I love working with businesses and organisations to create blog posts for their website or blog. The time taken to write a blog is an investment like any other, and it can be tempting to think that once a post is published there is no more to do.
If you’re hiring a blogger to create content for you, here are a few simple things you can be doing to make the most of your investment:
- Share the new post on all social media channels appropriate to your situation and organisation (e.g. Twitter, Google+, your Facebook page, your LinkedIn profile and/or company page updates). It’s amazing how many people forget to do this.
- Remember to share content repeatedly at different times and using a slightly different focus each time to appeal to different types of reader. I wrote an article towards the end of last year that looked at how often it is appropriate to share blog content on each of the social media channels. Again, many people only share once when the post is first published.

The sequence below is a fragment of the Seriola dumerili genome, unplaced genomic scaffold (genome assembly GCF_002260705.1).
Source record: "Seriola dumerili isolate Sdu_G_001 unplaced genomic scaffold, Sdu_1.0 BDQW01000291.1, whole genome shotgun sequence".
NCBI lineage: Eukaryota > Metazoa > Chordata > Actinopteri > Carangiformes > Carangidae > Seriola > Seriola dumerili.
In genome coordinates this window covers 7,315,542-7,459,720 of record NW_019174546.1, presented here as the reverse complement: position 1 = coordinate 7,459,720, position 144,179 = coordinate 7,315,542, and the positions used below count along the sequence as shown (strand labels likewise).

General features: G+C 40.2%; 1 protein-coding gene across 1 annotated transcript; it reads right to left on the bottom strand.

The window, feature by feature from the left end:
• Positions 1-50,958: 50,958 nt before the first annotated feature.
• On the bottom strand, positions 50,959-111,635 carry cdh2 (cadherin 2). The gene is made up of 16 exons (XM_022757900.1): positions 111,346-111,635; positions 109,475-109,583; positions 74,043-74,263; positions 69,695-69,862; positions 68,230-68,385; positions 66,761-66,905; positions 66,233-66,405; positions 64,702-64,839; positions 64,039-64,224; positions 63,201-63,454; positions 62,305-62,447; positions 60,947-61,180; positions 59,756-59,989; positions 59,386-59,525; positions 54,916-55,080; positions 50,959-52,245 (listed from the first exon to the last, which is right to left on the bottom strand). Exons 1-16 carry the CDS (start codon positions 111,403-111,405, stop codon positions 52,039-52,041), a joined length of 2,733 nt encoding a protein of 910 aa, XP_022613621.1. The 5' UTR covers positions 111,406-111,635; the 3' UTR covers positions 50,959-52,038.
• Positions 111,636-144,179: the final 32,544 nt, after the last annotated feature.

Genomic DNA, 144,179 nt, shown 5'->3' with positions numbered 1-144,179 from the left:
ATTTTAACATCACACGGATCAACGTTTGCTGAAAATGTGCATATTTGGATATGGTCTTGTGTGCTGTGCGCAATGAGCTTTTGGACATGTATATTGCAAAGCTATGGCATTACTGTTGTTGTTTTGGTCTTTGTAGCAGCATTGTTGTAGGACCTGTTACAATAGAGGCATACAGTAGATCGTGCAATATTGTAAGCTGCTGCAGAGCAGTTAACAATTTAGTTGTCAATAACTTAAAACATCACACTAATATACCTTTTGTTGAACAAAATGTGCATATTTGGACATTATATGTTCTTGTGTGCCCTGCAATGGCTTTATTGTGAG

- Include the Twitter handles of people involved in the blog post, but be careful not to become annoying or spammy. Similar notifications/mentions can be made on other social networks.
- Make it easy for readers on your blog to share your images on Pinterest (perhaps using a plugin) and share your images yourself in your Pinterest feed.
- Invite comments and remember to respond to them (or make sure your blogger is doing so as part of the package).
- Write to anyone mentioned or featured in the post and invite them to share the article with their own clients or followers (if they’re really interested they might include a link in their upcoming newsletter, which could be going to hundreds of their followers).
- Make sure your e-newsletter editor knows to include a link to the post in their next mailout.
- Check the analytics so you can work out what content style and subject matter to create in future.
There’s nothing worse than seeing good content hidden away because nobody knows it’s there. Don’t expect people to just find it. The key is to ask, ‘who is the content for?’, and plan out how you are going to let them know.
What other methods do you use to let your audience know about your content? What do you find works best for you?